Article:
Technology is changing the way we work and, more specifically, changing when and how much we print. Office printing today has been impacted not only by changing business processes but also by a significant shift in the makeup of the workforce itself.



The outlook for office printing is a topic that continues to foster heated debate. Some believe that the continued migration toward digital and mobile technologies will ultimately lead to a paperless office. Others, however, argue that paper is so entrenched in today’s office workflow that printing will remain viable well into the future.



It is not unreasonable to assume that paper will continue to thrive—at least for some period of time. Most market research firms predict only modest declines in total print volume over the next five years. Improving economic conditions and growth in the business sector is expected to help sustain printing. But others point more specifically to the explosion of information and Internet content as a leading factor that will fuel more printing, even if the overall print rate continues to decline.

"So, is print dying, or is it just evolving? To me, it is likely a combination of both."


Not so fast

History tells us that content growth and print growth are not always linked together. Similar predictions were made a few years ago when home photo printing was in its heyday. As sales of digital cameras and camera phones began to soar, many predicted that the number of home photo prints would grow exponentially due simply to the huge numbers of photos captured on digital devices. Many argued that the number of photo prints would naturally increase along with the number of captured images—even if the “capture-to-print” ratio declined.



Unfortunately, the capture-to-print ratio declined so far and so quickly that the bottom fell out of the home photo printing market. Consumers found alternative means for displaying digital photos and for producing digital photo prints in more efficient and less costly ways. We are already seeing similar trends occur with the consumption of Internet content, as office users have so many alternative means for consuming information at their disposal.


So, is print dying, or is it just evolving? To me, it is likely a combination of both. Print is definitely giving way to digital display for certain applications. Meanwhile, businesses continue to look for ways to increase productivity by automating and, in some cases, completely replacing certain paper-based business processes with digital workflow. The paperless office might be a long way off, but we have already transitioned to the “less paper” office.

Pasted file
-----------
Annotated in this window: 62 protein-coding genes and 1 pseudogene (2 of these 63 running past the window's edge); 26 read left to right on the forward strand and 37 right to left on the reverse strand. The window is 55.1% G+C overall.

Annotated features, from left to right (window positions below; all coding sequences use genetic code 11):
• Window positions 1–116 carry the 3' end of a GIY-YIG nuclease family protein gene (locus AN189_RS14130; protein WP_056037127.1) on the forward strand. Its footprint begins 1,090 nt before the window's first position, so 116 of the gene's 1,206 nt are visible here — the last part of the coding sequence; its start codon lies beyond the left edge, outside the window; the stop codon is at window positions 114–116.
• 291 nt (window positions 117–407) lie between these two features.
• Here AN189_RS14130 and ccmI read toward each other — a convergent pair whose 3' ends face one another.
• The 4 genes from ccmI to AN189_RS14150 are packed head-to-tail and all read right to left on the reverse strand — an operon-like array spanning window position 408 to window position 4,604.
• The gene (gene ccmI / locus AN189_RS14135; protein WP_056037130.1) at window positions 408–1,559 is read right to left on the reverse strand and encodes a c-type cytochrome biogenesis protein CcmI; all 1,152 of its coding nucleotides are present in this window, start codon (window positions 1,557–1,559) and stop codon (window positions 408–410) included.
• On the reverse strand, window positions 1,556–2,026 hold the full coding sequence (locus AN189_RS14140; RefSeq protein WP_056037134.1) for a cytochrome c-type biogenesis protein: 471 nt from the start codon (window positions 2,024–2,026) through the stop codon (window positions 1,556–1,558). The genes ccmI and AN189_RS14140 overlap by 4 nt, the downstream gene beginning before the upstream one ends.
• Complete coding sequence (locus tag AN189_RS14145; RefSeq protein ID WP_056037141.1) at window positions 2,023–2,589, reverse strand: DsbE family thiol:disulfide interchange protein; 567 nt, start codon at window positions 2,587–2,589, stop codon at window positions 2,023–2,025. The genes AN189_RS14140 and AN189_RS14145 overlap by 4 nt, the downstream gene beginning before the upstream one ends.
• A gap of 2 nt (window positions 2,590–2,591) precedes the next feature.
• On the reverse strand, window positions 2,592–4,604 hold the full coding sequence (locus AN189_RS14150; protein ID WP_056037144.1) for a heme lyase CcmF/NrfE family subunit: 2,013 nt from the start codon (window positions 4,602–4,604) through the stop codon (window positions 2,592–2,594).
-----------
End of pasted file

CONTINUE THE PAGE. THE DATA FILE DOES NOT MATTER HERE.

Mobile printing

What about mobile printing? Much has been made about the opportunity for mobile printing with the unveiling of new technology solutions and a growing number of partnerships and alliances, such as Mopria. As businesses continue to promote mobile workflows, printing from mobile devices would seem to be a natural evolution.

Nevertheless, business users have shown only minimal interest in the ability to print from their mobile devices. One reason is that mobile printing has not always been ubiquitous or easy. Early mobile printing solutions often involved a convoluted process of sending emails with attachments to an IP address for a specific printer, with no ability to print directly from the application.



Today that is no longer the case. Nearly every hardware vendor has developed a mobile print solution or has partnered with a technology supplier to deliver mobile print capabilities to business customers. As a result, there is now a very strong set of user-friendly mobile printing applications that provide features such as secure printing, pull-printing, public and private printing and automatic device discovery. Some of these solutions are cloud-based, while others are server-based enterprise solutions that sit behind the network firewall.

MORE: Mobile Workflow Looms Large in the Transition from Paper to Digital


Unfortunately, consumer demand is not following along with advancements in technology and availability. The uptake in mobile printing is still very low. Most research studies indicate that only a small percentage of users are currently printing from their mobile devices. This does not mean that mobile printing is not an important capability. In fact, quite the opposite is true. Mobile printing has already become an important feature. Businesses understand that users want the ability to print from their mobile devices—mostly for convenience purposes but also as a viable backup when required.



As a result, organizations are moving to deploy secure mobile printing solutions for their employees, with the blessing and support of the IT department. Tablets and other devices have become more prevalent in the office, and businesses need to ensure that employees can print from those devices in a secure and supported way, rather than bringing in their own external solutions and adding to the number of security risks and IT challenges. In other words, mobile printing is rapidly becoming a checklist item. While the ability to print from a mobile device is a necessity, it is unlikely that mobile printing will stem the tide of lost pages transitioning from print to display, let alone drive any new incremental print volume.

 

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